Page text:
In the video below, the AMNH explains how their fossil became the most iconic T. Rex—and therefore the most iconic dinosaur—in history. From 1915 to about 1940, it was the only the mounted T. Rex skeleton on display to the public. That means that most movies created in the early 20th century featuring a T. Rex—including The Ghost of Slumber Mountain (1918), King Kong, and Fantasia (1940)—were either directly or indirectly inspired by the museum's specimen. AMNH 5027 was incorrectly displayed standing upright with its tail on the ground for decades, which is why so many early depictions of the dinosaur in pop culture show it with the same posture.

The fossil's influence on the world isn't limited to early 20th century cinema. When brainstorming ideas for Jurassic Park's book cover, designer Chip Kidd went to the American Museum of Natural History for inspiration. He used AMNH 5027 as the model for one of the most iconic book jackets ever made. The design was repurposed in the posters for Jurassic Park the movie, and the rex's silhouette has since appeared on countless toys, T-shirts, and other merchandise.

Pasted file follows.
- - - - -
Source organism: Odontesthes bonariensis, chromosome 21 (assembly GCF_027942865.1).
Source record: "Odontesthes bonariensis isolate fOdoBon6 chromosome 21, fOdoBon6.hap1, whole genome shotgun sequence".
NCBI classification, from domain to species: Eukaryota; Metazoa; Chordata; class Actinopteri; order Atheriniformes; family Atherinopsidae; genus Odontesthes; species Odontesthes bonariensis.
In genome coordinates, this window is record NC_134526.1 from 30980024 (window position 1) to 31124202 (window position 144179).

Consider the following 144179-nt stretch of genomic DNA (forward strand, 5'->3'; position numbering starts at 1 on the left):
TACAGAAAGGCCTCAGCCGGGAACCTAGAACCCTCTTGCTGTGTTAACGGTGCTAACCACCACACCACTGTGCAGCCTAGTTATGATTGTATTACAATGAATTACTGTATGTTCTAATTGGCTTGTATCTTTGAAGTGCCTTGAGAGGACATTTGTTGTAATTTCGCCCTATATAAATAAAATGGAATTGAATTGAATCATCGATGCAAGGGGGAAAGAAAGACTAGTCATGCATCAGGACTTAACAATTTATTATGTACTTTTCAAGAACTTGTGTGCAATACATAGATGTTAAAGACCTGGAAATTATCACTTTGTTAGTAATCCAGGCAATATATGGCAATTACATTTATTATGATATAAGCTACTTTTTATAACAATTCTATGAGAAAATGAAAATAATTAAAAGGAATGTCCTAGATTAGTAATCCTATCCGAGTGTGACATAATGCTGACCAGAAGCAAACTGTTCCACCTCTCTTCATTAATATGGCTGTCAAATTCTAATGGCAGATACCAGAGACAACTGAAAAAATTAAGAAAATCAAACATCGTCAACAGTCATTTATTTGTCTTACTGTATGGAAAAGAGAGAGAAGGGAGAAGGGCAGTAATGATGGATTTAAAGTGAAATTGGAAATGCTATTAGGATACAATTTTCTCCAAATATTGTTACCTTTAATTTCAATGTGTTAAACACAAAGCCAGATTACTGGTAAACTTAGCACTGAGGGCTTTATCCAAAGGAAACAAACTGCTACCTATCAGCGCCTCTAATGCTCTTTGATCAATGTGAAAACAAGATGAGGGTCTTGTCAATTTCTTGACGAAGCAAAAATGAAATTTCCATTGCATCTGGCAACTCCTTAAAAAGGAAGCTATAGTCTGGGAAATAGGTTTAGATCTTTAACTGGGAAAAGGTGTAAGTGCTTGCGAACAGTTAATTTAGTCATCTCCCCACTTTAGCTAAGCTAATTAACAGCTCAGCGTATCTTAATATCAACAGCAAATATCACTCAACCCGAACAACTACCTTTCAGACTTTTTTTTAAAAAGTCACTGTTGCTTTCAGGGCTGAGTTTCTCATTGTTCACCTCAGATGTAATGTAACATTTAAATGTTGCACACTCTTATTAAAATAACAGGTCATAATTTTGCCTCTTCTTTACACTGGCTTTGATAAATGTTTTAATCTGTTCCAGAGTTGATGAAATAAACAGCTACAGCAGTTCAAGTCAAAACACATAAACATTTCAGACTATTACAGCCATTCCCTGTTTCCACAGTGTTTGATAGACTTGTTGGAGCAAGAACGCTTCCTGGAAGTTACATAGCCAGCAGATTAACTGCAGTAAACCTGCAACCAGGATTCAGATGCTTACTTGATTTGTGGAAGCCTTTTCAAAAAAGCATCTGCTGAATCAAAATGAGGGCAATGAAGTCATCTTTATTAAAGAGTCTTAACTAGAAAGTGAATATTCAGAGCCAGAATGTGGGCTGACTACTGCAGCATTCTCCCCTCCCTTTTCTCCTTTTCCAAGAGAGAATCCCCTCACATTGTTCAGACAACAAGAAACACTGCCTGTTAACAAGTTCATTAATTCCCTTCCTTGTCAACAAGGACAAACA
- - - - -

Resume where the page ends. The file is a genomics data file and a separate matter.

The image has become synonymous with the species, but there's one small detail that's unique to AMNH 5027. The dinosaur in the Jurassic Park artwork has a small bump on the inside of its skull. This bump formed when a bone in the original specimen got pushed out of place during fossilization, and today it's a distinct feature that makes its profile instantly recognizable.

To learn more about the huge impact AMNH 5027 has had in the last century or so of its 65 million years on Earth, check out the video below.

A Powerful Storm Dislodged a Cargo Ship That’s Been Stuck on Niagara Falls for 101 Years

Niagara Parks, YouTube
Niagara Parks, YouTube

It was a dark and stormy night at Niagara Falls this past Halloween—so stormy, in fact, that a cargo ship was dislodged from where it had been stuck for 101 years.